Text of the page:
Tuesday, May 30, 2017

Review: Crime Buff's Guide to Outlaw Los Angeles

Crime Buff's Guide to Outlaw Los Angeles

Ron Franscell
WildBlue Press, 2017

Review by Robert A. Waters

In the city of dreams, nightmares haunt its sad streets like a plague. For everyone who makes it big, thousands, maybe millions, fail. Most do not revert to crime, but Crime Buff's Guide to Outlaw Los Angeles describes several hundred who did. There's the brutal, the wacky, and the mysterious crimes solved and unsolved. And, as an added bonus for the visitor or researcher, you can turn on your GPS and head directly to where these murders unfolded.

Los Angeles is unlike most cities. It was built on fantasy, and continues to enthrall the masses in the heartland. Film stars live in mansions while ghettoes steam like volcanoes ready to explode. But whether you live the high life or the low life, almost everyone seems dependent on some form of illicit drug.

Even the stars who have fame and ka-trillions of dollars can't seem to hold their lives together. The first story in Outlaw Los Angeles describes the murder of Lana Clarkson. A waitress at a high end bar, the House of Blues, Clarkson's dreams of movie stardom was fading with each passing year. So when music mogul Phil Spector entered the restaurant, Clarkson may have felt a spark of hope. When he insisted that she come home with him, she did so. Sometime during the night, a gunshot rang out and Lana Clarkson ate a .38-caliber slug. After two trials, Spector was convicted of second-degree murder. It turns out that the world-famous music producer hated being alone, and may have killed Clarkson because she saw how weird he was and wanted to leave.

When a celebrity dies, cover-ups are the norm. George Reeves, AKA Superman, committed suicide. Or did he? Gangster and serial wife-beater Johnny Stompanato was killed by Lana Turner's fourteen-year-old daughter, Cheryl Crane. Or was he? Marilyn Monroe overdosed. Or did she?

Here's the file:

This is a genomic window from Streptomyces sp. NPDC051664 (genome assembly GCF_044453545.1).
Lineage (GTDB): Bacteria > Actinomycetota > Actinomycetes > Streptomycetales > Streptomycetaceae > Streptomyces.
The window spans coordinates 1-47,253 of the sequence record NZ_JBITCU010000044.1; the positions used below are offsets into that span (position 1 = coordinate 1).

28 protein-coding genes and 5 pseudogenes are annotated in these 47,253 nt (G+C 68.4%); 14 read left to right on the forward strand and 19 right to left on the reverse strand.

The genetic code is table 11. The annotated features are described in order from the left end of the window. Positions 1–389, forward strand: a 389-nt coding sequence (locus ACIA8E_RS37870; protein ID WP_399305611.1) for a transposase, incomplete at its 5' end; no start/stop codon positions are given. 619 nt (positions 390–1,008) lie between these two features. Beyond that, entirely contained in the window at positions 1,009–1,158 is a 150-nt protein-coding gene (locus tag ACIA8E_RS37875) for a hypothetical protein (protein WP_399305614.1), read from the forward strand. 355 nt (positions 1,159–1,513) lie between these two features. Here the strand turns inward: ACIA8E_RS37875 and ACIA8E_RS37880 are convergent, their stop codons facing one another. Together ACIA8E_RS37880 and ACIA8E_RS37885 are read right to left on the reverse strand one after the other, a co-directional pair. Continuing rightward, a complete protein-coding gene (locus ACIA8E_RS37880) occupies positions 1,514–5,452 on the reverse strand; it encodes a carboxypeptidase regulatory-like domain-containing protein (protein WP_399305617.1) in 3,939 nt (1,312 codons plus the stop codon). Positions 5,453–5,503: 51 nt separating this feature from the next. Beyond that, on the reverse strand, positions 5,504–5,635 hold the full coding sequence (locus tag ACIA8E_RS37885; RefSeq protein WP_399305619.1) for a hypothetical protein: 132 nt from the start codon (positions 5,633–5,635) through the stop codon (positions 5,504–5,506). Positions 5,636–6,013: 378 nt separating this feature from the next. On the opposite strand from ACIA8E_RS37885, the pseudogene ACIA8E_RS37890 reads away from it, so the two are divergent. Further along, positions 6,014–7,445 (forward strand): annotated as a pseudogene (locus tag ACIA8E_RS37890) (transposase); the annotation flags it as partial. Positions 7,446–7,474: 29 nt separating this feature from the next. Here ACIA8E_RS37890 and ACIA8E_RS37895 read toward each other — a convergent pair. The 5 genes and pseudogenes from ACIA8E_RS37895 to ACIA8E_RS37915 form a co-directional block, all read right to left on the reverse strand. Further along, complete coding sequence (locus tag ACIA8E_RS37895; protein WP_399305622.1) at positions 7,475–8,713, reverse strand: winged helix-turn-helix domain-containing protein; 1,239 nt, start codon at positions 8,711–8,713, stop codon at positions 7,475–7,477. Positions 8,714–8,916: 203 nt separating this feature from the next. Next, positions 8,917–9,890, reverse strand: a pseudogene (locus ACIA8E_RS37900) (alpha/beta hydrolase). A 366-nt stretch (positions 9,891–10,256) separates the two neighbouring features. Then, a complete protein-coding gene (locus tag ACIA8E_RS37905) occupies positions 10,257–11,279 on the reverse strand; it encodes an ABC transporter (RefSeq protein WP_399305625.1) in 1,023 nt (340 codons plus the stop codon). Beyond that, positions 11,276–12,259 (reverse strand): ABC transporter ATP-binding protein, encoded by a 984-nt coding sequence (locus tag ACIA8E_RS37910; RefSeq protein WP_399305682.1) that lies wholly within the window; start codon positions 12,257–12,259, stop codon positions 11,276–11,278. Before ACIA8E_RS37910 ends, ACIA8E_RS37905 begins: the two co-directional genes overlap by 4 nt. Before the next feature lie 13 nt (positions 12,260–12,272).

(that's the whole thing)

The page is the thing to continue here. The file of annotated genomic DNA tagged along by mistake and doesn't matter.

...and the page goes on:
Some of the world's best defense attorneys seem to reside in LA for one purpose: to keep the stars out of prison. Robert “In Cold Blood” Blake was tried for killing his grifter wife, Bonnie Lee Bakley, but he was acquitted, leaving many questions unanswered. Michael Jackson beat the rap on child molestation charges.  O. J. Simpson's acquittal shook America but launched the careers of several lawyers. 

What happens when the world's biggest porn star becomes diseased and impotent? Since this is Hollywood, he turns to buying, selling, and using cocaine. Coke eats into bank accounts like cancer, so John Holmes soon became desperate for a quick cash fix. Cops accused him of setting up the robbery and brutal murders of his dealer and the dealer's cronies. Or did he commit the murders himself? We'll never know because Holmes was acquitted of the murders. But he wasn't acquitted of AIDS—he died of the disease a few years after his trial.

Serial killers flock to LA like vultures. The Hillside Stranglers. The Lonely Hearts Killer. Richard Ramirez, the Night Stalker. But one of the strangest was Rodney Alcala. A creepy-looking dude, he actually appeared on The Dating Game...and WON—while he was wanted for child-rape and attempted murder. Alcala eventually plea-bargained those charges down to 38 months. As soon as he was out on the streets, he assaulted a schoolgirl and served two more years behind bars. Before he was caught the final time, he had murdered seven women and girls. Alcala currently sits on California's unused Death Row.

Outlaw Los Angeles is one of those books you can't put down. Every page seems more interesting than the last, and when the reader finishes reading it, he wants to contact the author and ask for Outlaw Los Angeles II.

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